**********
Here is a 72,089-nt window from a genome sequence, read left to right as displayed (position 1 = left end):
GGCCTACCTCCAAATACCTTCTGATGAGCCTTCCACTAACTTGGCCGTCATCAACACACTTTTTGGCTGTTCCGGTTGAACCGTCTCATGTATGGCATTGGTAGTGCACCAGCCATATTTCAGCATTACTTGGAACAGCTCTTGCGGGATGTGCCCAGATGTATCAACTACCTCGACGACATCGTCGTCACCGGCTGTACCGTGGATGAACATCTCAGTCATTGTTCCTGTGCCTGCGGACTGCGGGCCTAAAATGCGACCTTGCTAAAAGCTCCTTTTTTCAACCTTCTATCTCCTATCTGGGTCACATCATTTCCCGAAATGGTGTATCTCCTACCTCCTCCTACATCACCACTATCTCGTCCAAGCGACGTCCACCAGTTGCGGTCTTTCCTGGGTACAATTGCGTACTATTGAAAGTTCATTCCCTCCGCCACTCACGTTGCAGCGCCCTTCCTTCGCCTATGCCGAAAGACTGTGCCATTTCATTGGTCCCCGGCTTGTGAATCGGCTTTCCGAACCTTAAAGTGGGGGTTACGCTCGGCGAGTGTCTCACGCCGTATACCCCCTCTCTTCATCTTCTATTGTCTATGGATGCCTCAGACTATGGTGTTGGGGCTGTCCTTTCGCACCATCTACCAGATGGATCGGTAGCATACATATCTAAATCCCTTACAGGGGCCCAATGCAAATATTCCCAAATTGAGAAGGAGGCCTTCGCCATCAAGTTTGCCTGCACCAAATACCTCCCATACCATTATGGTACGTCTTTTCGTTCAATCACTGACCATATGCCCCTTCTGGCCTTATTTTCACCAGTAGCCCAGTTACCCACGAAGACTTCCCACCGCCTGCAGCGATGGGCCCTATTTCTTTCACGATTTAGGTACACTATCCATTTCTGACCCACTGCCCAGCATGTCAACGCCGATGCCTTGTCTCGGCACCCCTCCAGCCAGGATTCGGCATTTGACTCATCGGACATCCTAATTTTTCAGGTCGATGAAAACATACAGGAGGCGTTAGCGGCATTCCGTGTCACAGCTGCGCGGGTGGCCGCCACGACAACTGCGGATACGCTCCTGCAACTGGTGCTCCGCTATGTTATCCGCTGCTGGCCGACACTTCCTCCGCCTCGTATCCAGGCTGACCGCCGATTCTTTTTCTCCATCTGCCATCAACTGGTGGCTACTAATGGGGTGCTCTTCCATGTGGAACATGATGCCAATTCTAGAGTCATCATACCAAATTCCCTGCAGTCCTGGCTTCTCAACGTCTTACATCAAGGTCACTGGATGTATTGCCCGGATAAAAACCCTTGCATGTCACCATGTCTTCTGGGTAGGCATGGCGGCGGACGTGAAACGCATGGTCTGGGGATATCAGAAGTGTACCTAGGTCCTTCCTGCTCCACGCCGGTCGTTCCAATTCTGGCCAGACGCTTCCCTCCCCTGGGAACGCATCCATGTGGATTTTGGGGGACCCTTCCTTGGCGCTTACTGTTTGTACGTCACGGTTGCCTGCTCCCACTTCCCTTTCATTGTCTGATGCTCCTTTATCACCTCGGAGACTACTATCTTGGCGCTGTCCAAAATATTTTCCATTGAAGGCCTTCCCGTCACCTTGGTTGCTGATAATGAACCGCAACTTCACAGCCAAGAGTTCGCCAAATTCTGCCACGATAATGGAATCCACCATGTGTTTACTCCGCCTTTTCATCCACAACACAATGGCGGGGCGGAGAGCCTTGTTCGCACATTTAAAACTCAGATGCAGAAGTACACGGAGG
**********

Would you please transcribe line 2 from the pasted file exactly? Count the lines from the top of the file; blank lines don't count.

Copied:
GGCCTACCTCCAAATACCTTCTGATGAGCCTTCCACTAACTTGGCCGTCATCAACACACTTTTTGGCTGTTCCGGTTGAACCGTCTCATGTATGGCATTGGTAGTGCACCAGCCATATTTCAGCATTACTTGGAACAGCTCTTGCGGGATGTGCCCAGATGTATCAACTACCTCGACGACATCGTCGTCACCGGCTGTACCGTGGATGAACATCTCAGTCATTGTTCCTGTGCCTGCGGACTGCGGGCCTAAAATGCGACCTTGCTAAAAGCTCCTTTTTTCAACCTTCTATCTCCTATCTGGGTCACATCATTTCCCGAAATGGTGTATCTCCTACCTCCTCCTACATCACCACTATCTCGTCCAAGCGACGTCCACCAGTTGCGGTCTTTCCTGGGTACAATTGCGTACTATTGAAAGTTCATTCCCTCCGCCACTCACGTTGCAGCGCCCTTCCTTCGCCTATGCCGAAAGACTGTGCCATTTCATTGGTCCCCGGCTTGTGAATCGGCTTTCCGAACCTTAAAGTGGGGGTTACGCTCGGCGAGTGTCTCACGCCGTATACCCCCTCTCTTCATCTTCTATTGTCTATGGATGCCTCAGACTATGGTGTTGGGGCTGTCCTTTCGCACCATCTACCAGATGGATCGGTAGCATACATATCTAAATCCCTTACAGGGGCCCAATGCAAATATTCCCAAATTGAGAAGGAGGCCTTCGCCATCAAGTTTGCCTGCACCAAATACCTCCCATACCATTATGGTACGTCTTTTCGTTCAATCACTGACCATATGCCCCTTCTGGCCTTATTTTCACCAGTAGCCCAGTTACCCACGAAGACTTCCCACCGCCTGCAGCGATGGGCCCTATTTCTTTCACGATTTAGGTACACTATCCATTTCTGACCCACTGCCCAGCATGTCAACGCCGATGCCTTGTCTCGGCACCCCTCCAGCCAGGATTCGGCATTTGACTCATCGGACATCCTAATTTTTCAGGTCGATGAAAACATACAGGAGGCGTTAGCGGCATTCCGTGTCACAGCTGCGCGGGTGGCCGCCACGACAACTGCGGATACGCTCCTGCAACTGGTGCTCCGCTATGTTATCCGCTGCTGGCCGACACTTCCTCCGCCTCGTATCCAGGCTGACCGCCGATTCTTTTTCTCCATCTGCCATCAACTGGTGGCTACTAATGGGGTGCTCTTCCATGTGGAACATGATGCCAATTCTAGAGTCATCATACCAAATTCCCTGCAGTCCTGGCTTCTCAACGTCTTACATCAAGGTCACTGGATGTATTGCCCGGATAAAAACCCTTGCATGTCACCATGTCTTCTGGGTAGGCATGGCGGCGGACGTGAAACGCATGGTCTGGGGATATCAGAAGTGTACCTAGGTCCTTCCTGCTCCACGCCGGTCGTTCCAATTCTGGCCAGACGCTTCCCTCCCCTGGGAACGCATCCATGTGGATTTTGGGGGACCCTTCCTTGGCGCTTACTGTTTGTACGTCACGGTTGCCTGCTCCCACTTCCCTTTCATTGTCTGATGCTCCTTTATCACCTCGGAGACTACTATCTTGGCGCTGTCCAAAATATTTTCCATTGAAGGCCTTCCCGTCACCTTGGTTGCTGATAATGAACCGCAACTTCACAGCCAAGAGTTCGCCAAATTCTGCCACGATAATGGAATCCACCATGTGTTTACTCCGCCTTTTCATCCACAACACAATGGCGGGGCGGAGAGCCTTGTTCGCACATTTAAAACTCAGATGCAGAAGTACACGGAGG